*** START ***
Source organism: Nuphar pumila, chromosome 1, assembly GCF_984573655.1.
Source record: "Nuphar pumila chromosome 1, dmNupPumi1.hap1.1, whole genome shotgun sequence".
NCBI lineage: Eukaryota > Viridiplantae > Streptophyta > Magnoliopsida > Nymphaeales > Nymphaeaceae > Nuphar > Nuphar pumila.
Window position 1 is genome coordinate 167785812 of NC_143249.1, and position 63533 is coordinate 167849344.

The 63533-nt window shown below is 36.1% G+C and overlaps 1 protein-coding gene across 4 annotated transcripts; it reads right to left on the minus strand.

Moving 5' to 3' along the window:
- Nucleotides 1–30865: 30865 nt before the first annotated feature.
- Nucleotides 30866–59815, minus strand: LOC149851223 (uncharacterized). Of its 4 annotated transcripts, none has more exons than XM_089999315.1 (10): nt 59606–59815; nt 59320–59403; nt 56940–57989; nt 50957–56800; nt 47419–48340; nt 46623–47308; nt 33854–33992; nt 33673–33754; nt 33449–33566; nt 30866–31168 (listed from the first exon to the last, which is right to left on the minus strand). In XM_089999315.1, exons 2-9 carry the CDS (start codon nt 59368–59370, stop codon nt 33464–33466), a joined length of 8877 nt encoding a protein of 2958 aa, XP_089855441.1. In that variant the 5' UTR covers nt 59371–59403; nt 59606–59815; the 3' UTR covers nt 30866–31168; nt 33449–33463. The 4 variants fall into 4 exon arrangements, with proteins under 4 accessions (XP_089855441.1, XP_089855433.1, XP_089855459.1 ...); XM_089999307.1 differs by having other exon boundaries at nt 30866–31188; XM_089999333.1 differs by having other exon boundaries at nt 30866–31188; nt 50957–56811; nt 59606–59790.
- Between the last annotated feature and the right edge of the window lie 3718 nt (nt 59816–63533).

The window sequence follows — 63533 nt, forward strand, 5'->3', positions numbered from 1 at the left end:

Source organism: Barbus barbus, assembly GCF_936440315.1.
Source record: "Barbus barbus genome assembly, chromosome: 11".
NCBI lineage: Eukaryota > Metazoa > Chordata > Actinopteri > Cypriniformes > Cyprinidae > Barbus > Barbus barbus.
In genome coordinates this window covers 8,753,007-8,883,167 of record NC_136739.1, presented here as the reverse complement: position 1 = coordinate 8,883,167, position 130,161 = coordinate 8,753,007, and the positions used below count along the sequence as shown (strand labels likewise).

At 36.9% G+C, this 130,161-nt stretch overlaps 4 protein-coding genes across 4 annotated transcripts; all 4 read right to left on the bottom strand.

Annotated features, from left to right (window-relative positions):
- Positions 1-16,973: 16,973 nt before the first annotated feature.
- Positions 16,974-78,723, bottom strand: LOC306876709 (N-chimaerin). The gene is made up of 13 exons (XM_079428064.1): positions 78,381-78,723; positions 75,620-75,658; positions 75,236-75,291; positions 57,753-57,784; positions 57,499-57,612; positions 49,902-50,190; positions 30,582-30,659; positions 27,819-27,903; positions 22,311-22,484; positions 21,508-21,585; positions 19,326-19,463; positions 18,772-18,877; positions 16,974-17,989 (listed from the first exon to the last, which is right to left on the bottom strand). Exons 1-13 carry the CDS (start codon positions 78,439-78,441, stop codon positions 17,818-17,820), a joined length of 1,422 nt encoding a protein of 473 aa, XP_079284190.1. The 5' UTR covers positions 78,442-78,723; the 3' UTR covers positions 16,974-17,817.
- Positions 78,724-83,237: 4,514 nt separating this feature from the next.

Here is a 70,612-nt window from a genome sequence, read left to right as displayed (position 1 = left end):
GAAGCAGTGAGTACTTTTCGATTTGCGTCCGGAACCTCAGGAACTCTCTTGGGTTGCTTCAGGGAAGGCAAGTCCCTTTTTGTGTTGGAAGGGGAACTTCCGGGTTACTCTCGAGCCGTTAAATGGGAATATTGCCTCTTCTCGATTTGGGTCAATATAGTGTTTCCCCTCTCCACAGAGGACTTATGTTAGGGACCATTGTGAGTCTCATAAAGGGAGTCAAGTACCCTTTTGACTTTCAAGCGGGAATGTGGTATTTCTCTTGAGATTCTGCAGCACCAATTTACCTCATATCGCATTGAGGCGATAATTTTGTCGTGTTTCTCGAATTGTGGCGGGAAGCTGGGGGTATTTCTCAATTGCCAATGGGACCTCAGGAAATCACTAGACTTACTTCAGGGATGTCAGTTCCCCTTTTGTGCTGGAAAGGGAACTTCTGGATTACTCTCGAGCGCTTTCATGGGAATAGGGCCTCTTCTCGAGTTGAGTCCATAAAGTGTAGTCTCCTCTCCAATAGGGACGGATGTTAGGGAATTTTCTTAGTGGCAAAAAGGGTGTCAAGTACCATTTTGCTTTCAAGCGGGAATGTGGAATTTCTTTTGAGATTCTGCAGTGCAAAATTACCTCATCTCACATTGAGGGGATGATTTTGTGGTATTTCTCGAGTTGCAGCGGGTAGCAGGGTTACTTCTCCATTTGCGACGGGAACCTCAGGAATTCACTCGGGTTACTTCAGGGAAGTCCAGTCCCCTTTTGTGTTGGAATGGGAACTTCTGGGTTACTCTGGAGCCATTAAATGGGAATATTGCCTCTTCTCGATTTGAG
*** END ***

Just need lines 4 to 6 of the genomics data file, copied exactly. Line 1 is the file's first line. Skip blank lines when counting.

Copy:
Window position 1 is genome coordinate 167785812 of NC_143249.1, and position 63533 is coordinate 167849344.

The 63533-nt window shown below is 36.1% G+C and overlaps 1 protein-coding gene across 4 annotated transcripts; it reads right to left on the minus strand.

Moving 5' to 3' along the window: